Re: DSM: Re: Is democracy for everyone?


rhonda goebel (rrands@chicago.avenew.com)
Wed, 04 Aug 1999 13:33:39 +0000


Love your story. SVS states that they cannot serve everybody, however
sad that fact may be.

Alan Klein wrote:
>
> Rhonda,
>
> I am curious as to how you have gotten the idea that democratic schools are
> unwelcoming to those with special needs.
>
> You remind me of a true story: In the mid 1970's, in Ann Arbor, I taught in
> a school-within-a-school program that was not completely democratic, but was
> the closest thing I have yet seen in a public school to it. We had about 60
> kids from second through sixth grades all working and learning together. In
> the middle of the year a mother (a lawyer) of a kid (Danny) who had CP and
> was in a "special school" began "agitating" (as the school bureaucracy saw
> it) for him to be mainstreamed. After a long spat with the school
> psychiatrist and psychologist, our principal (who understood and supported
> our program) suggested that Danny be placed in our group, which he was.
>
> There were two vignettes that I remember most about his time with us, and
> that you message recalled for me. In the first, on the first day he arrived
> (he was larger than most of the kids, a little older than most, and used
> crutches to get around) several kids were making animated 8mm movies (yes,
> not videos!) They had marked off their work area by moving tables around in
> a "corral" so that their camera and sets would not get disturbed. When Danny
> saw this, they invited him to join them and he did by simply ditching his
> crutches and crawling under the tables. So much for worries about how he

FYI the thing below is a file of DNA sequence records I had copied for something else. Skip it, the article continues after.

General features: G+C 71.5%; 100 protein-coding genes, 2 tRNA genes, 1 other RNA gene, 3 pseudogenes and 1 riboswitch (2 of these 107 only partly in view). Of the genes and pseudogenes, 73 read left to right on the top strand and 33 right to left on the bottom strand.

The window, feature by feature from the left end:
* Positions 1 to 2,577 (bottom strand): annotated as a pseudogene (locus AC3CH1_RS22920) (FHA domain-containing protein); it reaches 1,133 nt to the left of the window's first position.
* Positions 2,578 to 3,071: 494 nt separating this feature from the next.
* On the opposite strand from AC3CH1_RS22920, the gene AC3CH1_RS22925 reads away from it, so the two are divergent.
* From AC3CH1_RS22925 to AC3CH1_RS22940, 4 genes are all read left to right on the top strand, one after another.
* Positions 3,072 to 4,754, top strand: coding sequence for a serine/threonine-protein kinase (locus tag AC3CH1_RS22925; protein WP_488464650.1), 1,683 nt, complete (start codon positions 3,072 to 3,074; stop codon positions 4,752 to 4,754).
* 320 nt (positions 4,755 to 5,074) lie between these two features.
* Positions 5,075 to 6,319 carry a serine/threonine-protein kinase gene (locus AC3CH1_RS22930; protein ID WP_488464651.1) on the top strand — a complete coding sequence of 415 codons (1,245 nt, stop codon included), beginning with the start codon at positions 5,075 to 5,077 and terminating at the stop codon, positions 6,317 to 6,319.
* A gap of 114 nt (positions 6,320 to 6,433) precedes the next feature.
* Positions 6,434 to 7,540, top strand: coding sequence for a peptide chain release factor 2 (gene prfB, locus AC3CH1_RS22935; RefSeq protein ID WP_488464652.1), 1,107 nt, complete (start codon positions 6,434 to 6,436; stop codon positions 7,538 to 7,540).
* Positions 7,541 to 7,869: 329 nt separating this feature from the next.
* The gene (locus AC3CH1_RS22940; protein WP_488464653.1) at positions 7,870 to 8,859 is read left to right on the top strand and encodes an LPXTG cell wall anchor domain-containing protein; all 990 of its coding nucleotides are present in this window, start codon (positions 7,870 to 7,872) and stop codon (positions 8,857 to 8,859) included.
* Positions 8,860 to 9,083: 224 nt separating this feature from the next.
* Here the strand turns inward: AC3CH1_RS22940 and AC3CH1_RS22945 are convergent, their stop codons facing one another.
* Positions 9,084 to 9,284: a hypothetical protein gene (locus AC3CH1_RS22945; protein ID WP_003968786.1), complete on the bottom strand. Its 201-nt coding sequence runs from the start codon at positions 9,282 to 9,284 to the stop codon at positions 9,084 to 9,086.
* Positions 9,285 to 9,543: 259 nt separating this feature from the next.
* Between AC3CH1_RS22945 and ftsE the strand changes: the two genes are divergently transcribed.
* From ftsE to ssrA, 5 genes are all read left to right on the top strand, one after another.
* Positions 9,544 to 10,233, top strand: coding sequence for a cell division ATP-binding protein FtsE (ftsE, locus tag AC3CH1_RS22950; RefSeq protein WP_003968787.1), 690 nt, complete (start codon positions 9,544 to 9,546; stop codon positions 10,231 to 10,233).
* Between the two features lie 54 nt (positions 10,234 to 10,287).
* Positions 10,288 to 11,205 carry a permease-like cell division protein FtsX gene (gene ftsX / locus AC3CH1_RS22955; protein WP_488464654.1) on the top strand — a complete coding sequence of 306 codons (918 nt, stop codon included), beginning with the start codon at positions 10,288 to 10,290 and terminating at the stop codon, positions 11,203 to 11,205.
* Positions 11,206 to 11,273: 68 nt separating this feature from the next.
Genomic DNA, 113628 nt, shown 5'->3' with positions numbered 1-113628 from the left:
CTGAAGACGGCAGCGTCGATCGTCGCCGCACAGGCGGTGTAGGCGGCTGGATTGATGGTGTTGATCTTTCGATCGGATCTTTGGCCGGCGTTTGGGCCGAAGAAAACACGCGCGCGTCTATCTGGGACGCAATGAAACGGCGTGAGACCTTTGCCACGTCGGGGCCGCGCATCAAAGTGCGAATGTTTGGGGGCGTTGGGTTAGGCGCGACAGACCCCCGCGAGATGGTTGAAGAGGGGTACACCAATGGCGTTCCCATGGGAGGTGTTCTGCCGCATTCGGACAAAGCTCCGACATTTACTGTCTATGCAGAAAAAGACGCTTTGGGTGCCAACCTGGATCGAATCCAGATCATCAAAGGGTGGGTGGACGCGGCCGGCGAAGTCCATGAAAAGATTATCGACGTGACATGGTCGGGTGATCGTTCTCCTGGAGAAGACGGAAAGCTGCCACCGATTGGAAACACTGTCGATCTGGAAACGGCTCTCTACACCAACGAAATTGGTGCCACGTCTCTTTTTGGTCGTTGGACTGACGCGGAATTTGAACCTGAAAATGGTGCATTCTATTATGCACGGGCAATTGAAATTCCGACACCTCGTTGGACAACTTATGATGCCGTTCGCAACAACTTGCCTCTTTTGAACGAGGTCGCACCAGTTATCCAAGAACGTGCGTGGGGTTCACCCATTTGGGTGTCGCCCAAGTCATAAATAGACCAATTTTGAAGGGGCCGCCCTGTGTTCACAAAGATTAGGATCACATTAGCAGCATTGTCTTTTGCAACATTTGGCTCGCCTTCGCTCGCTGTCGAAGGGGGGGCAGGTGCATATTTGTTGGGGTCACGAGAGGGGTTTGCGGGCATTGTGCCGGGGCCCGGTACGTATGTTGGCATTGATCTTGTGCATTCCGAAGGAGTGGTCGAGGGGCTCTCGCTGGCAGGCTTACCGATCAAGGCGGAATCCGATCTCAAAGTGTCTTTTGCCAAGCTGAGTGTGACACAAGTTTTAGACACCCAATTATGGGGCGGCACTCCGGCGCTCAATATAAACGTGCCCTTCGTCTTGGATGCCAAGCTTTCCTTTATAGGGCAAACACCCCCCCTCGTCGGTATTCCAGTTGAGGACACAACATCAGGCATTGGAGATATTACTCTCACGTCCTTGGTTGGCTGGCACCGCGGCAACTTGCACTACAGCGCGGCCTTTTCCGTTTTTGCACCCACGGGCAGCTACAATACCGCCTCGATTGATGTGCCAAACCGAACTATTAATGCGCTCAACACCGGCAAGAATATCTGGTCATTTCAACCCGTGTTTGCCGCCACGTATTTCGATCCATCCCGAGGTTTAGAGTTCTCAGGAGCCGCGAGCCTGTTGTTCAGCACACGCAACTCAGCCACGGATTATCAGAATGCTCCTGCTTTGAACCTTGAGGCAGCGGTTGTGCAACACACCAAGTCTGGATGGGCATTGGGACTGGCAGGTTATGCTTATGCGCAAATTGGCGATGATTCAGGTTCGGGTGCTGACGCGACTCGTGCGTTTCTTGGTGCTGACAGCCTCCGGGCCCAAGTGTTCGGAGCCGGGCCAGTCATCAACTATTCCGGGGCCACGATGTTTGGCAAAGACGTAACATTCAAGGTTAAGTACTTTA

> would be "integrated".
>
> Scene II: A few days later, the occupational and physical therapists came by
> to assess our readiness to accommodate Danny's special needs. Our rooms were
> by no means orderly, which dismayed the therapists to no end. Finally, in
> desperation, they asked, "What do you do with him at recess?" I was, for a
> moment, unable to respond, since we didn't "do" anything with him...he
> simply had recess. As luck would have it, it was recess time at that moment
> and we were near a window overlooking the playground. (The kids were playing
> a game called "Barrel Tag" in which they ran among several concrete drain
> pipes that had been placed in an open cornered square. The game required one
> to climb up on a barrel in order to be "safe". The kids had, of their own
> initiative, modified the game so that Danny only had to be touching a
> barrel.) I pointed out the window, explained the situation, and said,
> "That's what we do with Danny at recess!"
>
> Alan Klein
>
> ----- Original Message -----
> From: rhonda goebel <rrands@chicago.avenew.com>
> >seem to be excluded. If Sudbury serves as a model of democracy in
> >action, does that mean that there is no place for some people with
> >special needs in a democratic state?



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